Reviewed by Colin Jacobson (April 13, 2016)
For many years, I thought Tim Burton could do no wrong. For his first decade as a director, he produced one good to great movie after another.
Burtonís charms sagged by the late 90s and ever since then, heís created a series of largely uninspired efforts. At least one exception to this rule exists, though: 2003ía Big Fish, a charming fable that reminds us of Burtonís strengths.
Fish follows Edward Bloom (Albert Finney). Early on we learn that he loves to tell the same tall tales over and over, and this started to irritate his 30-ish son William (Billy Crudup) years earlier.
When Edward grabs the spotlight at Williamís wedding to Josephine (Marion Cotillard), this greatly bothers the son, and the pair effectively cease to communicate for years. They learn about each other through Edwardís wife and Williamís mother Sandra (Jessica Lange), but they have no direct interaction.
When Edwardís cancer worsens and he nears death, William and the heavily-pregnant Josephine fly back from their home in France so the son and father can hopefully reconcile. While the two try to come to terms before itís too late, the movie tells Edwardís life story via his tall tales, most of which feature himself as a younger man (Ewan McGregor). Through these stories, we get a mix of reality and fantasy and learn more about the man.
Most people seem to regard Fish as one of Burtonís more reality-based movie, and thatís probably true. The modern-day parts of Fish include virtually no fantasy, and since Edwardís fanciful stories clearly arenít meant to be taken literally, we donít have to stretch our understanding of truth to buy into them.
However, Fish walks the line between the literal and the whimsical and rarely makes it clear where to draw the distinction. That works in the filmís favor, as it doesnít allow us to buy into concise definitions of reality and fantasy.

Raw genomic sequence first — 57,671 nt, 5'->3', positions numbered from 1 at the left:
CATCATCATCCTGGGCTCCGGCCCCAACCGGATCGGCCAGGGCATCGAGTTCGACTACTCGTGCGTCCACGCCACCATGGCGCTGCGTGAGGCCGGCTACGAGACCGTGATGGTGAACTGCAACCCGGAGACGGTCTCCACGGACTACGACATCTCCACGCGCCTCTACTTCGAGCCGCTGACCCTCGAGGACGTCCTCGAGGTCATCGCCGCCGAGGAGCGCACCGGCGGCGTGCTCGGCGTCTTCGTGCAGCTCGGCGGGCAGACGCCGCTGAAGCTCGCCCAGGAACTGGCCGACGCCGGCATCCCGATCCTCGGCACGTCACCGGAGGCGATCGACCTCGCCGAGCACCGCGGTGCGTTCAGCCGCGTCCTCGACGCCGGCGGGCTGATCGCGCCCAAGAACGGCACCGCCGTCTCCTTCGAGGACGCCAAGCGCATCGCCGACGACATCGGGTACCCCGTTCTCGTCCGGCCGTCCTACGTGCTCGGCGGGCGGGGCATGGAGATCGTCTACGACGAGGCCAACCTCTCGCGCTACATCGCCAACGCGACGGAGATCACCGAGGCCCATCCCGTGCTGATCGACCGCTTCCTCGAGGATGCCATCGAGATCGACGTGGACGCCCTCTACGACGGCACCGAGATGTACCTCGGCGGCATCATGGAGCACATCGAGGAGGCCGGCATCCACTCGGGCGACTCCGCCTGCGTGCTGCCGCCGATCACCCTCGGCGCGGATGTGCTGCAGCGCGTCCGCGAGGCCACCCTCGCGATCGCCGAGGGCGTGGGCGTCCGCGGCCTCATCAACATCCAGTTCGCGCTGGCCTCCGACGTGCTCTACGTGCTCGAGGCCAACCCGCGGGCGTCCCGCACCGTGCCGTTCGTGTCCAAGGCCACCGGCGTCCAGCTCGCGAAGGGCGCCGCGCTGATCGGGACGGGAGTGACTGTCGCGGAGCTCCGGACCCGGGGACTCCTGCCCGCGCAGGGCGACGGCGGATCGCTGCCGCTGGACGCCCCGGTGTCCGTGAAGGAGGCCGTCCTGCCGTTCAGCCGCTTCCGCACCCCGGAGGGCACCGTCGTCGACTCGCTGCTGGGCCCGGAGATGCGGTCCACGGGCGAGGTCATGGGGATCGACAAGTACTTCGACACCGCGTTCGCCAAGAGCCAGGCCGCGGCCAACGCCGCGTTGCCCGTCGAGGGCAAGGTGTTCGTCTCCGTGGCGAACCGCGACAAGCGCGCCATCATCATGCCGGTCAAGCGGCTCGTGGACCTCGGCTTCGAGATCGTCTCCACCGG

Of course we know that time didnít really stand still when Edward saw Sandra, but Burton aptly allows us to understand the subjective nature of the memories. Does Edward believe his tall tales after all these years? Who knows and who cares? The movie lets us see the way that the two sides intermesh and become a personal form of reality.
And it does so in a highly entertaining way. The many flashback stories never threaten to wear out their welcome. Thatís largely because they present their own mini-movies.
Fish enjoys a wide variety of tales, most of which focus on different genres. Horror, comedy, action, and romance all co-exist inside this flick, and that keeps the different segments fresh and fun. Donít expect much historical reality Ė Edwardís wartime assignment will cause much head-scratching among buffs Ė but thatís not the point, so you need to just go with the flow.
Fish also benefits from a decided lack of melodrama. Back in the present day, the flick easily could have turned sappy and drippy as father and son hash out their issues. Happily, Burton delivers genuine emotion without sickly sentiment. At times the movie reminds me of Forrest Gump, but Fish comes without that movieís sugary nature and simplicity. The drama integrates well and feels like a necessary component, which allows the conclusion to pay off in a genuinely moving way.
In no way will I ever consider Big Fish to be my favorite Tim Burton movie, as I simply adore too many of his earlier flicks too much. However, it may well be his most consistent and mature film to date.
On one hand, Iím not 100 percent sure I want to see Burton take on more ďadultĒ topics, as I love his warped fantasies. However, given the lackluster nature of his last few efforts, I have to endorse his change of pace, and if he continues in this vein, I look forward to his future work.